Filed Under:Claims, Auto

Teen drivers seen as more reckless with age as fear abates

Liberty Mutual surveyed 3,000 teens from high schools across the country & 1,000 parents of young drivers

Parents are encouraged to continue teaching their kids, even after they get licenses. (Photo: iStock)
Parents are encouraged to continue teaching their kids, even after they get licenses. (Photo: iStock)

(Bloomberg) -- U.S. teenagers are more reckless after their first few years of driving, often becoming overconfident in their abilities and putting themselves at higher risk for accidents, a new study shows.

More than half of high school seniors have car accidents or near misses, compared with 34% of sophomores, according to the study conducted by Liberty Mutual Insurance Co. and the group Students Against Destructive Decisions (SADD). 

Related: 5 driving risks you need to talk about with your teens

Misplaced confidence


More people, including “hyper-connected” teenagers, are distracted by their phones while driving, and insurers are seeking to counter reckless behaviors amid an increase in car accidents in recent years.

According to the study, 75% of high school seniors “feel confident” in their driving abilities, and 71% use a phone behind the wheel. The study said the misplaced confidence could stem from parents who taper off punishment for poor driving after their kids have a year or two of practice under their belts.

Related: 10 safe and affordable cars for teen drivers

“Older teens are still inexperienced drivers — even if they feel otherwise,” Mike Sample, lead driving-safety consultant at Liberty Mutual, said in the report. “Using an app behind the wheel, even glancing away for a second, can impair your driving ability and set off a chain reaction that could lead to a near miss or crash.”

Phones aren’t the only issue. Driving while drowsy, speeding, having multiple passengers and browsing music become more prevalent as new drivers gain confidence.

Driving behavior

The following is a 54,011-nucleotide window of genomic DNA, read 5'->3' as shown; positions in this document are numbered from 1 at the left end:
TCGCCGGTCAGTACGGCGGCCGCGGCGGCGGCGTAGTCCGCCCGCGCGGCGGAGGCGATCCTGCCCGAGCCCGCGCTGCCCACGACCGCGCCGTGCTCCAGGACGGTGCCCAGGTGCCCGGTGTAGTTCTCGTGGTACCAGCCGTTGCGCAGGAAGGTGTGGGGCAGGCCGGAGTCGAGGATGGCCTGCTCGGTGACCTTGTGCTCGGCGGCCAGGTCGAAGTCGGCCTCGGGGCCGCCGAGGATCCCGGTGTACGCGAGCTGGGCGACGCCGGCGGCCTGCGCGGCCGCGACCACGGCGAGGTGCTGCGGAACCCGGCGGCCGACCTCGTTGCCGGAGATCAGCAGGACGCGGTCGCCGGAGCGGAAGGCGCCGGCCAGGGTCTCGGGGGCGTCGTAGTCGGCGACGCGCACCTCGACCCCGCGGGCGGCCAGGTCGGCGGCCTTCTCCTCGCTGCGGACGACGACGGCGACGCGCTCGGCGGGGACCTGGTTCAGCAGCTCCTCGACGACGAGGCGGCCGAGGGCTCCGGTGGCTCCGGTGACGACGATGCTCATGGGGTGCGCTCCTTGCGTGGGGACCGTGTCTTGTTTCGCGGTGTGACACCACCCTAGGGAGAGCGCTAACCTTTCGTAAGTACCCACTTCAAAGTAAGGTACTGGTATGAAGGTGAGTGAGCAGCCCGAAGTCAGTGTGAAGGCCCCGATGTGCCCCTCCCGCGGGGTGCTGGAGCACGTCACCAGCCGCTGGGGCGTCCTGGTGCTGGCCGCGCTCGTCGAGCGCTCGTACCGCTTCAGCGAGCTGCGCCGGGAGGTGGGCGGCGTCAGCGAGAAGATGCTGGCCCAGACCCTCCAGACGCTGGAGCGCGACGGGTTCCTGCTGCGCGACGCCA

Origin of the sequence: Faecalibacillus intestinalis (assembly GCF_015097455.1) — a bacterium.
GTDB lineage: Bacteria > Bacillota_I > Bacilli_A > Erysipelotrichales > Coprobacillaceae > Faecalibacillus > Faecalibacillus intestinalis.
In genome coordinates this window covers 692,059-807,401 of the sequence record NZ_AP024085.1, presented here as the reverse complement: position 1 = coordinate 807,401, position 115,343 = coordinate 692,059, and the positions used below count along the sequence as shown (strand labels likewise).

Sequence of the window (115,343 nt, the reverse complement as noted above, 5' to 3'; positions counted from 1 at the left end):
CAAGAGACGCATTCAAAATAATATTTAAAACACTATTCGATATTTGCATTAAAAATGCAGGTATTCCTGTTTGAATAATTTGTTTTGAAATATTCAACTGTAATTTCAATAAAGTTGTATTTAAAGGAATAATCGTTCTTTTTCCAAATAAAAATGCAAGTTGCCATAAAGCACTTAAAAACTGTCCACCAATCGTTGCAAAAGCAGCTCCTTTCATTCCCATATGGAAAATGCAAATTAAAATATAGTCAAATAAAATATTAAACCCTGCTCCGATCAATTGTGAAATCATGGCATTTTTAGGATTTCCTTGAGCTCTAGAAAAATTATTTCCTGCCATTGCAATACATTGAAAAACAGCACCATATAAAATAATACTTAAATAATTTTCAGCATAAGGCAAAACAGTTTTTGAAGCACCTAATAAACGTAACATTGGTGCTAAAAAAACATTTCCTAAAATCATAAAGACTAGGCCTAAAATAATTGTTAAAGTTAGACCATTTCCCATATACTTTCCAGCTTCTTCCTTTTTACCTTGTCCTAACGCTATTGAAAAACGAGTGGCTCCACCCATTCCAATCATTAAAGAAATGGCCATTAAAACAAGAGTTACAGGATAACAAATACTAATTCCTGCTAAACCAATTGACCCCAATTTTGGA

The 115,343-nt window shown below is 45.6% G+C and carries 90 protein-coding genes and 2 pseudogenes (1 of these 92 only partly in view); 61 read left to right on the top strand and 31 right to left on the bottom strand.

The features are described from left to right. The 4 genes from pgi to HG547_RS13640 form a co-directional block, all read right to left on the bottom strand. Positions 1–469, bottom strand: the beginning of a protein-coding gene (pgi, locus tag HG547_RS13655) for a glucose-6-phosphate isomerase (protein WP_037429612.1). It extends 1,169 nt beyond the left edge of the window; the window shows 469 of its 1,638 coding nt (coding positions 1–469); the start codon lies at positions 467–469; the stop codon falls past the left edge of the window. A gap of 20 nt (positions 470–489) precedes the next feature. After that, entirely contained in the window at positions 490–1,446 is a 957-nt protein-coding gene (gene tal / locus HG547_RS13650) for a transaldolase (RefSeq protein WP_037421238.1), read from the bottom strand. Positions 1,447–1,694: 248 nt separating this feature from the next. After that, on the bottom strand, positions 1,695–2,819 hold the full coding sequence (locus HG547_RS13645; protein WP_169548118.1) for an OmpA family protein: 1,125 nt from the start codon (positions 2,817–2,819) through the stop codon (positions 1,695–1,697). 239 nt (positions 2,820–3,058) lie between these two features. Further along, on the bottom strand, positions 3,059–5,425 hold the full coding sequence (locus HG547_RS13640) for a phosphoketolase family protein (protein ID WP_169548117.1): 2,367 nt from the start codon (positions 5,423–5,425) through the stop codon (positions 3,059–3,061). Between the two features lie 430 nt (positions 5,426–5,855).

Changing music via phone or app

  • 26% Sophomores
  • 32% Juniors
  • 40% Seniors

Having 3+ passengers

  • 31% Sophomores
  • 35% Juniors
  • 47% Seniors

Speeding

  • 18% Sophomores
  • 23% Juniors
  • 35% Seniors

Driving when drowsy

  • 13% Sophomores
  • 15% Juniors
  • 26% Seniors

Sam Bessette, a 16-year-old from Topeka, Kansas, said she sticks her phone in the cupholder of her 2009 Ford Escape while she drives.

“My mom is very against it,” Bessette said of distracted driving, “despite the fact she uses her phone all the time. But she tells me she’ll take my car.”

Related: 7 back-to-school driving safety tips

Bessette said she’s a “fairly good” driver, and her friends trust her behind the wheel. She was in a fender bender once, when the driver in front of her slammed on his brakes. She said she’d just barely glanced away to change the radio station and didn’t have enough time to react.

Teens naturally gains confidence as they drive more


Dr. Gene Beresin, a senior adviser on adolescent psychiatry at SADD, said teens naturally gain confidence as they drive more.

“As a result, it is even more important for parents and teens to have conversations about safe driving practices to avoid potentially putting themselves and others at risk on the road,” Beresin said in the report.

Related: 10 states with the highest cost of adding a teen to an auto policy

Liberty Mutual, the third-largest U.S. property-casualty insurer, surveyed almost 3,000 teens from high schools across the country and 1,000 parents of young drivers for the study.

The insurer encourages parents to continue teaching their kids, even after they get licenses. Also, adults can use tracking devices that monitor driver habits and reward teens for safety behind the wheel, the Boston-based company said.

Copyright 2017 Bloomberg. All rights reserved. This material may not be published, broadcast, rewritten, or redistributed.

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